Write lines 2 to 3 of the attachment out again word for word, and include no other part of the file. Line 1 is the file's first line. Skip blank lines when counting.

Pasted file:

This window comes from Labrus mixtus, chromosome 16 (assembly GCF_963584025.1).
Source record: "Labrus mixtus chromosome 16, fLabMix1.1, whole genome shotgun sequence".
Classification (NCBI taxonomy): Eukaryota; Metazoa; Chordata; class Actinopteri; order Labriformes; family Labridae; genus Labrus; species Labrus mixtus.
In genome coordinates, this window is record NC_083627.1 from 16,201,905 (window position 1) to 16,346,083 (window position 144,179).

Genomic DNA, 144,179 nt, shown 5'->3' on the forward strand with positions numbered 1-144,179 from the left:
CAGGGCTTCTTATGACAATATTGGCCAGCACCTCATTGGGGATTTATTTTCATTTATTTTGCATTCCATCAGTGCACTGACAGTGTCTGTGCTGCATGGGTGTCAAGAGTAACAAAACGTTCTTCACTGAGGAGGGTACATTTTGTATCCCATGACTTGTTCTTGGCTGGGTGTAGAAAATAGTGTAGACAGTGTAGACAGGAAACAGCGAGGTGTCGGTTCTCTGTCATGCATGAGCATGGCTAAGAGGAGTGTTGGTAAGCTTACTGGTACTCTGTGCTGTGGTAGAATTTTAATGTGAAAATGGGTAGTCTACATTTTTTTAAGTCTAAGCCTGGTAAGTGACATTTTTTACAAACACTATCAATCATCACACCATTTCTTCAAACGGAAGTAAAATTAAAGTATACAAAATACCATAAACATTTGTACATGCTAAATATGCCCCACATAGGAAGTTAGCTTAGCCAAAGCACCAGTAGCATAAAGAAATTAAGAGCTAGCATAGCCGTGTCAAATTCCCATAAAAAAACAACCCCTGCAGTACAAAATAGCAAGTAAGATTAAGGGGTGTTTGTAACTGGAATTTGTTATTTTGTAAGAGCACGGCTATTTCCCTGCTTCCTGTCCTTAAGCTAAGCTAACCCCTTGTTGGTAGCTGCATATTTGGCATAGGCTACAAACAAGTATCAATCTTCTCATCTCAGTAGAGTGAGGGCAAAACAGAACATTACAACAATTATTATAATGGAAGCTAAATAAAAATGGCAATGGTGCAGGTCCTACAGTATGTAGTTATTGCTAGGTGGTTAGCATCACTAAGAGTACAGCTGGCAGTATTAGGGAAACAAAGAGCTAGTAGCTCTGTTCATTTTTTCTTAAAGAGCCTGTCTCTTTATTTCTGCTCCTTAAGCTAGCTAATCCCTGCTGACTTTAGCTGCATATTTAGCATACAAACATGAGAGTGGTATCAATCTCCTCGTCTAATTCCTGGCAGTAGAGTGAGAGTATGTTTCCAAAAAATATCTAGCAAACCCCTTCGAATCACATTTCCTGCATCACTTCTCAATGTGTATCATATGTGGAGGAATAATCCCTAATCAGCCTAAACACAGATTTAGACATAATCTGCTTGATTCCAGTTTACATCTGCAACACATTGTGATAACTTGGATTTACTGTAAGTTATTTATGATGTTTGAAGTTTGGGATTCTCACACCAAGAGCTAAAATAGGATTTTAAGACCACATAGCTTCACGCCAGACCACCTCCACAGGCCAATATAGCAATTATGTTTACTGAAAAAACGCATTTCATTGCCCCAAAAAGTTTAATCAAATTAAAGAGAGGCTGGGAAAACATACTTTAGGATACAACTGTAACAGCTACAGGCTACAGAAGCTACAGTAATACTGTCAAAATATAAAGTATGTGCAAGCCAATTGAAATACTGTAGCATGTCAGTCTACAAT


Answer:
Source record: "Labrus mixtus chromosome 16, fLabMix1.1, whole genome shotgun sequence".
Classification (NCBI taxonomy): Eukaryota; Metazoa; Chordata; class Actinopteri; order Labriformes; family Labridae; genus Labrus; species Labrus mixtus.